MH370: Four-year hunt ends after private search is completed Image copyright Reuters Image caption Some items of debris have been found along the east African coast The four-year hunt for Malaysia Airlines flight MH370 has ended with the latest, privately funded search coming to a close.
US-based Ocean Infinity had been using a deep-sea vessel to survey a vast area of the southern Indian Ocean.
But it found nothing and Malaysia's government says it has no plans to begin any new searches.
The plane disappeared on 8 March 2014 while flying from Kuala Lumpur to Beijing with 239 people on board.
Official search efforts ended last year and there are still fierce debates about what happened to the flight.
Grace Nathan, whose mother was on MH370, said she was opposed to ending the hunt.
"People might think: 'Why are these people still harping on about this, it's been four years'. It's important for people to remember that MH370 is not history," she told the Guardia..
Facebook to be banned in Papua New Guinea for a month Image copyright Getty Images Image caption Facebook CEO Mark Zuckerberg testifying before Congress in America Papua New Guinea will ban Facebook for a month while it identifies fake profiles and considers the website's effect on the country.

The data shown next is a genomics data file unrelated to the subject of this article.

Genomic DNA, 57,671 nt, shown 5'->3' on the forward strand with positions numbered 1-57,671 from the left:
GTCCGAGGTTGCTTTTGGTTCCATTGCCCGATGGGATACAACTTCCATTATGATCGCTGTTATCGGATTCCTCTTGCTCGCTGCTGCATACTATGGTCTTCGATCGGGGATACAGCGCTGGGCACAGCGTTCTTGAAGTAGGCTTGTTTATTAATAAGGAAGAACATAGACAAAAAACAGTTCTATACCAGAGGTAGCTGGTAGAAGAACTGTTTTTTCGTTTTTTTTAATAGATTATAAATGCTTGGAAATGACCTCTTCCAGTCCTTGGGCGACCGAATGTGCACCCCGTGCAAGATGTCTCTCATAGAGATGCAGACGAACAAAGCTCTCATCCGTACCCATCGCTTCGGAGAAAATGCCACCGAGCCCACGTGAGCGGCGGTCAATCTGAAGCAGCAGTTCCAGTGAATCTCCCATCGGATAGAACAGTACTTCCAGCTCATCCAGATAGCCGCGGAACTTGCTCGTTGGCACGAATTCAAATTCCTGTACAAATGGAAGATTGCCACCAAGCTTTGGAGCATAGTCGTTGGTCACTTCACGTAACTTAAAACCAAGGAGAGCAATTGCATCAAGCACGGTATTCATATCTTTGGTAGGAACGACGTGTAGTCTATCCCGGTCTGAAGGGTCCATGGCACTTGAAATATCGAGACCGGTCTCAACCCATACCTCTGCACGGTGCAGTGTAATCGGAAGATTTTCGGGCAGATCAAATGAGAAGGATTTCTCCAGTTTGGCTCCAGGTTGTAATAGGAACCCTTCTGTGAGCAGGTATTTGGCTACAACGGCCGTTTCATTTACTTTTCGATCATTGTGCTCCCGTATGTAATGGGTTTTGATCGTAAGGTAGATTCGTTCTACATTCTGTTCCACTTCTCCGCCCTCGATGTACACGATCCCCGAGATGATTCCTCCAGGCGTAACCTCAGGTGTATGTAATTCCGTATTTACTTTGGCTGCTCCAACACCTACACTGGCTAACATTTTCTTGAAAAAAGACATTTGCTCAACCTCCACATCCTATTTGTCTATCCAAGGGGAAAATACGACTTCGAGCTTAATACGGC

Communication minister Sam Basil said users posting pornography and false information would be identified.
He also suggested the country could set up its own rival social network.
Facebook has faced scrutiny following the Cambridge Analytica scandal and has been criticised over the way it has tried to tackle fake news.
'More conducive'Although only about 10% of people in Papua New Guinea have internet access, the country is proving proactive in its regulation of online services.
The government aims to use the month-long ban to analyse how Facebook is being used and prosecute those breaching the country's 2016 cyber-crime law.
Mr Basil told the country's Post-Courier: ..
Trump's China tariffs could be imposed in June Image copyright AFP/Getty Image caption If the US moves ahead with tariffs, China has threatened to retaliate with tariffs on US items such as soybeans The US has said it plans to impose 25% tariffs on $50bn worth of Chinese imports "shortly" after mid-June.
Critics had accused the administration of going soft on China after Treasury Secretary Steven Mnuchin said tariffs were on hold while the two sides continue trade talks.
But the White House said on Tuesday that a final list of imports slated for tariffs will be published by 15 June.
China said it was both "surprised and unsurprised" by the move.
In a statement, China's Commerce Ministry called on the US to act in the spirit of earlier joint comments.
It said: "This is obviously contrary to the consensus reached between the two sides in Washington not long ago."
The tougher line from the White House comes ahead of another round of negotiations.
US Commerce Secretary Wilbur Ro..